You need to use words that make sense to the customer
You may work in an established company or a startup but wherever you are, there will come a time when you need to make a case for a project, a product or a service.
The case may be a board paper, a powerpoint deck or a brochure – but it’s going to make the difference between getting your project approved or not, making a sale or not.
So it’s important. Very important. And most of us get it horribly wrong.
The Features, Advantages and Benefits or FAB model can help us get it right.
Nobody cares what you think is cool about your product or service
The problem is that most of us are far more interested in ourselves than we are in others. We also assume that others are more interested in us than they really are.
They don’t care about you. Not in an uncaring, they won’t help you if you’re comatose in the snow kind of way. Just in a they care much more about themselves and what they want kind of way.
For example, let’s say you’ve come up with an idea to create small promotional videos for customers.
You’ve got your kit – its a state of the art Canon EOS-1D SLR with 18 megapixels, 61 point AF, full HD… loads of cool features … and yada yada yada.
Some people will share your excitement about these features. Most will not.
They are mildly interested in how it compares to what they have now
Some people make the mistake of thinking that an advantage is an absolute – something that stands by itself.
For example – the advantage of the Canon EOS-1D is that you can use it to make a video.
Is that really an advantage?
An advantage is measurable. You can see how far it moves the needle compared to something else.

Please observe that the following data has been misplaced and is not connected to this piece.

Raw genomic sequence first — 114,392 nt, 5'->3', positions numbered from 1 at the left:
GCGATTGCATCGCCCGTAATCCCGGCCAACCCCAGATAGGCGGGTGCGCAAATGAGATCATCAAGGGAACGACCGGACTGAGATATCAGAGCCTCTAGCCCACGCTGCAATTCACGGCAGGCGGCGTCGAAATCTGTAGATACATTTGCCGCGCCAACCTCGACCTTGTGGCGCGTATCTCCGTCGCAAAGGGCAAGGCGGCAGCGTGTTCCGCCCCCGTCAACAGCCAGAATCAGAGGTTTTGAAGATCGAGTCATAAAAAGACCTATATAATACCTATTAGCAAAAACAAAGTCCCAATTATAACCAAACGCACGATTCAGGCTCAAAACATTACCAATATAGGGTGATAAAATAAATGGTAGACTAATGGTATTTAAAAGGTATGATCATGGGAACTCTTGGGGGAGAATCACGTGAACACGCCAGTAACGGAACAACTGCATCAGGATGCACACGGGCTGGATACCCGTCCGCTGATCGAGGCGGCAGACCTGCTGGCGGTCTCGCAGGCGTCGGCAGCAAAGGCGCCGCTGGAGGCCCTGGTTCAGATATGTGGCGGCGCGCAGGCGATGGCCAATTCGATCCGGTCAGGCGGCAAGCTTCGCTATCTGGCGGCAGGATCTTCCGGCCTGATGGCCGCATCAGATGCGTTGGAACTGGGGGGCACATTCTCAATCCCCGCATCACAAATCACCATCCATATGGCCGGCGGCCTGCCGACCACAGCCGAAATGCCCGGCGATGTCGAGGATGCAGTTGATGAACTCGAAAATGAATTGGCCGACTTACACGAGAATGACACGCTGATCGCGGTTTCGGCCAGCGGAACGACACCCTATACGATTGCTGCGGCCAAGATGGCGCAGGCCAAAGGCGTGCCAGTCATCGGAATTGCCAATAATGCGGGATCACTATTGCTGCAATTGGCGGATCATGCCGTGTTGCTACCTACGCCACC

For example, one thing you rarely notice in films is depth of field. This is when the person or thing in the foreground of the shot is really clear and the background is out of focus.
It looks great – but you can’t get with most cheap video cameras. You could fork out a few $100k for expensive hollywood gear or you could get a EOS-1D for about $3k which lets you get that effect.
So, you can measure the cost advantage of an EOS-1D (for what you are trying to achieve) compared to a film camera.
The advantage to the customer is that instead of a poorly shot camcorder corporate video they can get a film quality one.
Only emotion endures
The poet Ezra Pound wrote that few poems still ring in my head. The ones that endured brought up feelings, and the feelings are what remain.
In the same way, a list of features and advantages doesn’t get someone to take action. They take action when they can imagine how good they’ll feel when they have your product or service – and you need to use the words that will evoke those feelings.
For example, when they can imagine their beautifully shot corporate video playing on screen during a presentation, or having photos from it printed at an extra large size hung on their walls for clients to see – then they can feel good about how professional it makes them look.
Connect the dots. Forwards and backwards
The Canon EOS-1D X page uses the features, advantages and benefits or FAB model faithfully in its copy.
Quoting them “A Canon 18.1 MP full frame CMOS sensor delivers stunning performance, producing exceptional low noise, high-resolution images even in the darkest conditions. The full frame sensor delivers optimum results from wide-angle lenses and gives you greater control over depth of field. Image resolution exceeds the quality demanded by leading photo agencies – making it ideal for extra large prints up to A2 size, even after cropping.”
- Feature = the 18.1 MP sensor
- Advantage = greater control over depth of field
- Benefit = ideal for large prints
For each feature we have an advantage which means a benefit to the customer and we can put all these points in a paragraphs and include them in our brochure.
Once we make the effort to work across the table from our point of view to the customer’s point of view, the paragraphs that make their way into a brochure fall out almost automatically.